Every mother works hard, and every woman deserves to be respected. “” mo via Twitter

On Rosengate, point goes to Mitt Romney.

The First Lady tweeted so.

We have the first unforced error of 2012 presidential season by a Democratic operative that weighs in Mitt Romney’s favor and it came just a couple of days after Santorum exited. That it’s on the subject of women makes it rougher.

Before Mitt Romney’s gafferiffic primary performances, women tilted his way. Now that number has swung 19 points, giving Obama a huge lead with femmes.

That First Lady Michelle Obama weighed in on Twitter reveals just how badly Obama reelect feels Rosen’s comments hurt their message, not only with women, but with coveted independents.

It also gives people like Jennifer Rubin a way to exploit more Republican talking points like “faux ‘war on women.'”

Rubin ignores policies that actually do hurt women, with Rosen’s comments setting it up.

Republicans being more concerned about trial lawyers than equal pay for women, which caused them to vote against the Lily Ledbetter Act en masse, is a real issue, as is the Ryan budget that would obliterate Medicare’s primary role as an assured safety net, which older women rely on significantly.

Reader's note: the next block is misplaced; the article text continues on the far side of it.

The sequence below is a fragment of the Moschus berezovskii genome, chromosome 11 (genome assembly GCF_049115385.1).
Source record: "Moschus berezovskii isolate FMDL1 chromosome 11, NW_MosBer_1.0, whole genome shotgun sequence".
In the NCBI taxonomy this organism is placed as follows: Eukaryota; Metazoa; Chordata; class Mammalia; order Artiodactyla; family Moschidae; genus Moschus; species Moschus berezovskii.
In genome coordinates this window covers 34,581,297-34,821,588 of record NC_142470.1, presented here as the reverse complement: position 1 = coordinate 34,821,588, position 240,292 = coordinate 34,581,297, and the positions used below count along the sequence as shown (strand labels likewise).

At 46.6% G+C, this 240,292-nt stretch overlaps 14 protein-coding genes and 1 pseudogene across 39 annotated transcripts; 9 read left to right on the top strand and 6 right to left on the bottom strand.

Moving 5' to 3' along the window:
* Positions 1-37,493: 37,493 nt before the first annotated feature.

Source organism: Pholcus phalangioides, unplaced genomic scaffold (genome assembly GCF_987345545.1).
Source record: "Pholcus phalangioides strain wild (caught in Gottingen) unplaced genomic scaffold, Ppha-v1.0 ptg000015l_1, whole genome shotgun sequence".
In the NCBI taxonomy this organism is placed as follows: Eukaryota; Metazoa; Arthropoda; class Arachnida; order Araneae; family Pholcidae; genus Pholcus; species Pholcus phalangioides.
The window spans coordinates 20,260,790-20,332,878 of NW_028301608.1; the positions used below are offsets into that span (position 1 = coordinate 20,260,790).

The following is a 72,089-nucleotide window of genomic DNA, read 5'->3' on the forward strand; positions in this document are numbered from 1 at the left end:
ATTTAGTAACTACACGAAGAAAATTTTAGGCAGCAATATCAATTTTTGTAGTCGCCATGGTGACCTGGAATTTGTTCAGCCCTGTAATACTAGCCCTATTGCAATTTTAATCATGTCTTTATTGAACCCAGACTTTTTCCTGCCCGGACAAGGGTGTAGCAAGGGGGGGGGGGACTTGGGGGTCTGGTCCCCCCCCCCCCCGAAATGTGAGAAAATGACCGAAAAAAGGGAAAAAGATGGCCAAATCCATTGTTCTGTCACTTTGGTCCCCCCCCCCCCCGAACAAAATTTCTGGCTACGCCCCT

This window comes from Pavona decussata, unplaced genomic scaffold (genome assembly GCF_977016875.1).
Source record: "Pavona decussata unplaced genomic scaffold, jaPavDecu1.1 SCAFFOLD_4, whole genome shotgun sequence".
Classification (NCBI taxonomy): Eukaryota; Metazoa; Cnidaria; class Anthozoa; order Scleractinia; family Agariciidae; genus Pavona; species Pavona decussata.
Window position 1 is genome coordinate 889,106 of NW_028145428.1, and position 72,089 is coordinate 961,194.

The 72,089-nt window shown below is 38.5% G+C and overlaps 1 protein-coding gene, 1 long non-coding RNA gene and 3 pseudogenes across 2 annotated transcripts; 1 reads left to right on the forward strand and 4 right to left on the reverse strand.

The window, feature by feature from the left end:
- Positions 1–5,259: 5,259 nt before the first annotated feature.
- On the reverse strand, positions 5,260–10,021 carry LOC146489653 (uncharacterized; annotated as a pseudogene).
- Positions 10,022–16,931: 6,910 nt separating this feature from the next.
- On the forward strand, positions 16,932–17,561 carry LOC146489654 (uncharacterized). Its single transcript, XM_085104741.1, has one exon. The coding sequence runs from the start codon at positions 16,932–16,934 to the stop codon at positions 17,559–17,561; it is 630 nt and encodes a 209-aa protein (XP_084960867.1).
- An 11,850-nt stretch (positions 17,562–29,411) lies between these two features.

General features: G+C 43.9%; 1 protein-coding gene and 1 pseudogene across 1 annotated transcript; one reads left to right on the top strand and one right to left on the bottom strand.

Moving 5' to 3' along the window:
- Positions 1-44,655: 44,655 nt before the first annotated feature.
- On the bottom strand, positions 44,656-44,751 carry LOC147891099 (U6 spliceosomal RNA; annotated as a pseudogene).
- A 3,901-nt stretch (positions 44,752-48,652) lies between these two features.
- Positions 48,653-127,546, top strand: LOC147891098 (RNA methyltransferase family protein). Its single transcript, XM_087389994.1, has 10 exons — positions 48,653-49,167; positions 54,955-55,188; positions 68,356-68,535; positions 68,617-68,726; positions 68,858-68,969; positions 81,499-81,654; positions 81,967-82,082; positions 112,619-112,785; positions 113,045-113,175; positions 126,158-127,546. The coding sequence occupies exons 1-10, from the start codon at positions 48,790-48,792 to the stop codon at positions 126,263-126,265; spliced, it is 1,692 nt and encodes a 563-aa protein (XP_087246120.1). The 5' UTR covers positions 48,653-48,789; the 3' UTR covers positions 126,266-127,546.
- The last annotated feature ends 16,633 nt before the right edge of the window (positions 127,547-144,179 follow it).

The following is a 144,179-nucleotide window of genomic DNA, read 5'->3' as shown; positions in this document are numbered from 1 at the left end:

Mitt Romney’s campaign was tripped up yesterday by a simple question by Sam Stein on the candidate’s position on Ledbetter. But as much as Rachel Maddow wants her audience to think that matters, to the wider public it’s minutia.

Partisan shows make loyal party members feel warm and comfy, but they aren’t reality.

The comment of disrespect by Rosen is ripe for Republicans to use again and again to not only categorize Democrats, but allows Republicans to slither out of their policy decisions that do hurt women by pointing to the comment to reveal disrespect by Democrats for women who make different choices.

This is the type of thing that can wash over a slick candidate like Mitt Romney and inoculate him on policy, because Democratic arrogance on women’s vote ignores that women in November will vote on economics, not birth control.